My Lords, this has been a healthy debate. I thank all noble Lords who have contributed on the various amendments. I certainly noted from her response to Amendment 13 in my name that the Minister shares my understanding of the issues for consumers. The debate has shone a light on the fact that it is not possible to simply put one set of interests above another. I felt in the course of the debate that it has been understood that, while fixed time periods may create an unintended consequence, as the noble Earl, Lord Erroll, said, they do ensure that things are not swept under the carpet. That is really where the amendment was seeking to probe.
I appreciate the point made that, while timescale is at the discretion of telecoms providers, there are certain requirements on them. I still have a sense of nervousness; I hope that, as we proceed with this legislation, the telecoms providers will understand the importance of acknowledging and responding to the very real concerns, interests and threats to consumers when they consider what the words “reasonable and proportionate”, as well as the words “timely manner”, mean. With that, I beg leave to withdraw my amendment.
Amendment 13 withdrawn.
Amendments 14 and 15 not moved.
Clause 4 agreed.
Clause 5: General duty of OFCOM to ensure compliance with security duties
Amendment 16 not moved.
Clause 5 agreed.
Clause 6: Powers of OFCOM to assess compliance with security duties
Amendment 17 not moved.
Clause 6 agreed.
Clauses 7 to 12 agreed.
We now come to the Question that Clause 13 stand part of the Bill. As many as are of that opinion will say, “Content”—
We need to debate it.
I apologise to the noble Lord, Lord Clement-Jones.
Clause 13: Appeals against security decisions of OFCOM
Debate on whether Clause 13 should stand part of the Bill.
My Lords, we know how it is when you are on a roll. This reminds me that it is very unusual for somebody to have the opportunity to get in before the noble Lord, Lord Fox, draws breath, as the Chair did. “Very impressive footwork,” I thought to myself.
There has been a common theme this afternoon of a lack of oversight over aspects of this Bill in many respects—in particular, the regulations and codes. This lack of oversight is compounded by the fact that, under Clause 13, any appeal to the Competition Appeal Tribunal cannot take account of the merits of a case against the Secretary of State. The rationale for this, as the Constitution Committee says,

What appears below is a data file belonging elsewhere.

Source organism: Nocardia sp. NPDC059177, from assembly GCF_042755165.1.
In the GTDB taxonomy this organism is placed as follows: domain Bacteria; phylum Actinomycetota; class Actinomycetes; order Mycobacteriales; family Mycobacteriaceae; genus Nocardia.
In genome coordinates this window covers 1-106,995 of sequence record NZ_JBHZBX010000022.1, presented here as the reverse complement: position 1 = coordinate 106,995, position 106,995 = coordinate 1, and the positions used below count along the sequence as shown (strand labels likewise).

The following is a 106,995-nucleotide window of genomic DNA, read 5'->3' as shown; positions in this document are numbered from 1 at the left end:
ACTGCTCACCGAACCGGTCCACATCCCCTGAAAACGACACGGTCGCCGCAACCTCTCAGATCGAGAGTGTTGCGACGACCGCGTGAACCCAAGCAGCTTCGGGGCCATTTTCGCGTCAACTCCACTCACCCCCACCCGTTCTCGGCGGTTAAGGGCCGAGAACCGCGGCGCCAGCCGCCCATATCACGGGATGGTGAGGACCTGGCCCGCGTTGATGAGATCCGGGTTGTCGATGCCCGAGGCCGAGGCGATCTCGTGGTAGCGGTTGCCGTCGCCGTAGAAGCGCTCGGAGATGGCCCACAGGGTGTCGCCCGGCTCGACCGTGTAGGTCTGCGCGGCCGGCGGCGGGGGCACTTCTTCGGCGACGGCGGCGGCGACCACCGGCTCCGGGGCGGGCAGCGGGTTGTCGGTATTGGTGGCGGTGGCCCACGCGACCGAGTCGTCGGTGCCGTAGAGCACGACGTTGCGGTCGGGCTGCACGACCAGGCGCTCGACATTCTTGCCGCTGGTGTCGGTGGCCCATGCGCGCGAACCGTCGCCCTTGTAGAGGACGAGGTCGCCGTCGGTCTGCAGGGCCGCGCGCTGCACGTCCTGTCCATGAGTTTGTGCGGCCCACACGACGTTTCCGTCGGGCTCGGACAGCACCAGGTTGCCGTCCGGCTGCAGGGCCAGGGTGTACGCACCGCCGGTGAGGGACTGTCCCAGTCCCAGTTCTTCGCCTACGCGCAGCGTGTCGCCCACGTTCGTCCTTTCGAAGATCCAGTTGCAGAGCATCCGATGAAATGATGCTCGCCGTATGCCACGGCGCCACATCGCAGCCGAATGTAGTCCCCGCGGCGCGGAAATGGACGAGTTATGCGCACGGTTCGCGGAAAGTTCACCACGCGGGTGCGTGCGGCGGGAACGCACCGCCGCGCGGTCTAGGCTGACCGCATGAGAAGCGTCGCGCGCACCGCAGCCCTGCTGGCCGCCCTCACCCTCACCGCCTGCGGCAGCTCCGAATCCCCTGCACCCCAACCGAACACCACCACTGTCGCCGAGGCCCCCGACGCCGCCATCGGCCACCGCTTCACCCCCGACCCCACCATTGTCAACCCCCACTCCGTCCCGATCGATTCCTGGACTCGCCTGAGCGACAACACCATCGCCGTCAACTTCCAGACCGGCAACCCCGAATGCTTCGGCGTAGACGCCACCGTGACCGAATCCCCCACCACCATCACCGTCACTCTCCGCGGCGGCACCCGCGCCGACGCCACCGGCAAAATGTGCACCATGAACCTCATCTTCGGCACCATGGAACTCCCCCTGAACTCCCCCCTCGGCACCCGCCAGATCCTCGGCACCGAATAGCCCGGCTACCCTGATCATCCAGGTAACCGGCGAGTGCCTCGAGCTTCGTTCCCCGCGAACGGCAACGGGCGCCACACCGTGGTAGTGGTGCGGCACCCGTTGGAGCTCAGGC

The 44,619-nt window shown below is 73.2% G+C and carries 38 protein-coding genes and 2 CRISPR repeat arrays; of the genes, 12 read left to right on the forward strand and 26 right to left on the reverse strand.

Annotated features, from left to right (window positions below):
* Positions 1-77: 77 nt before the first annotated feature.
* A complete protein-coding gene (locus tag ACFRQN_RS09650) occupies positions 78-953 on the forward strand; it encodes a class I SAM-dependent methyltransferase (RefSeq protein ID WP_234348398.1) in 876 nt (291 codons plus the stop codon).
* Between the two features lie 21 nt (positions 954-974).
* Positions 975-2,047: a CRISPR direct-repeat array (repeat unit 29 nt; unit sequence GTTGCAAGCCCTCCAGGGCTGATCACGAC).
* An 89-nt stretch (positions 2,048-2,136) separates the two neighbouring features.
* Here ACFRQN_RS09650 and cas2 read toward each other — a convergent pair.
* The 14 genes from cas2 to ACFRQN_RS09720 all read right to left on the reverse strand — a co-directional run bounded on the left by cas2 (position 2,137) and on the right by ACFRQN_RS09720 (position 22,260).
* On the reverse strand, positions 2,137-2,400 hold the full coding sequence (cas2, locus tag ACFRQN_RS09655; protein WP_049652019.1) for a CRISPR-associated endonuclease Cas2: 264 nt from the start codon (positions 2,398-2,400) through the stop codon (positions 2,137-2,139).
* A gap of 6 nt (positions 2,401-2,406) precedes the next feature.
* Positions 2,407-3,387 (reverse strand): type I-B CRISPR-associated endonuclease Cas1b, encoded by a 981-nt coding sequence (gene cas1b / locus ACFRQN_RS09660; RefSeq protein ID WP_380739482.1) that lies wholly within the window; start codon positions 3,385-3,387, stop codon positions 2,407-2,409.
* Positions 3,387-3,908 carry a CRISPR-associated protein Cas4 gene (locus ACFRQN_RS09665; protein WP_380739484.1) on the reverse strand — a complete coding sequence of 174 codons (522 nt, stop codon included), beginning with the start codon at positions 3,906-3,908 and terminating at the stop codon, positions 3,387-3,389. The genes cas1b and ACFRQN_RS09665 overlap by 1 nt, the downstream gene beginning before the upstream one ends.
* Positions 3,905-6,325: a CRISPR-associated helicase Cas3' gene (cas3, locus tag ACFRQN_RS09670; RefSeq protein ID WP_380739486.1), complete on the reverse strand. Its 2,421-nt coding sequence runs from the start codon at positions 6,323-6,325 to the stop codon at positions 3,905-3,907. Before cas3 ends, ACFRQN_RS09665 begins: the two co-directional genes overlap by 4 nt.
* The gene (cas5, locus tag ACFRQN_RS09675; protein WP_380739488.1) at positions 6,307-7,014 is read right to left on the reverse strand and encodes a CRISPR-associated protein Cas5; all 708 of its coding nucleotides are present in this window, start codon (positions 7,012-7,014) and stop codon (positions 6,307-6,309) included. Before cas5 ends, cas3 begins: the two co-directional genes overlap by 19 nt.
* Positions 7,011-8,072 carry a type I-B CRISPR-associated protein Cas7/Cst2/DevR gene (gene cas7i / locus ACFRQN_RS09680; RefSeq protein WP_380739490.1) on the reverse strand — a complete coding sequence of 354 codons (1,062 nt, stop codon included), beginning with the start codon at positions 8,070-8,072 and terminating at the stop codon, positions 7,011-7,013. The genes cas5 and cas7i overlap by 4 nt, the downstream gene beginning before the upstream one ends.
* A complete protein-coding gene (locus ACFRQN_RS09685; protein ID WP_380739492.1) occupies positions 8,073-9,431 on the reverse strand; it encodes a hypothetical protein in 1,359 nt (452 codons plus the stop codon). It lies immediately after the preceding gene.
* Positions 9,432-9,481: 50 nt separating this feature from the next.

“is unclear and is not justified in the Explanatory Notes.”
I will quote the Explanatory Notes in full. Clause 13 provides that, in appeals against relevant “security-related” Ofcom decisions, the Competition Appeal Tribunal is to apply ordinary “judicial review principles”, notwithstanding any retained case law or retained general principle of “EU law”—by that they of course mean retained EU law. This means that the tribunal should not “adopt a modified approach” to proceedings, as required under retained EU law, which provides that the “merits of the case” must be “duly taken in account”.
Therefore, this provision disapplies aspects of the ongoing effect and supremacy of retained EU law, as permitted by Section 7 of the European Union (Withdrawal) Act 2018. The rationale for reducing the powers of the tribunal in respect of security matters is unclear and not justified in the Explanatory Notes. The House may wish to ask the Government to justify reducing the powers of the Competition Appeal Tribunal in respect of appeals under Clause 13. That is the motive behind this clause stand part debate.
The most authoritative judgment to date about the current standard of review is the Competition Appeal Tribunal’s TalkTalk Telecom Group plc and Vodafone Ltd v Office of Communications case. This addresses, inter alia, the standard of review on an appeal to the Competition Appeal Tribunal under Section 192 of the Communications Act. The judgment of Peter Freeman QC provides a good analysis of the context and history of the changes to the standard of review. I make no apology for quoting it at some length:
“Of particular relevance to how the Tribunal should approach this appeal are Article 4(1) of the Framework Directive and section 194A of the 2003 Act, as amended by the DEA17 … Article 4(1) provides: ‘Member States shall ensure that effective mechanisms exist at national level under which any user or undertaking providing electronic communications networks and/or services who is affected by a decision of a national regulatory authority has the right of appeal against the decision to an appeal body that is independent of the parties involved. This body, which may be a court, shall have the appropriate expertise available to it to enable it to carry out its functions. Member States”—
this is the key bit—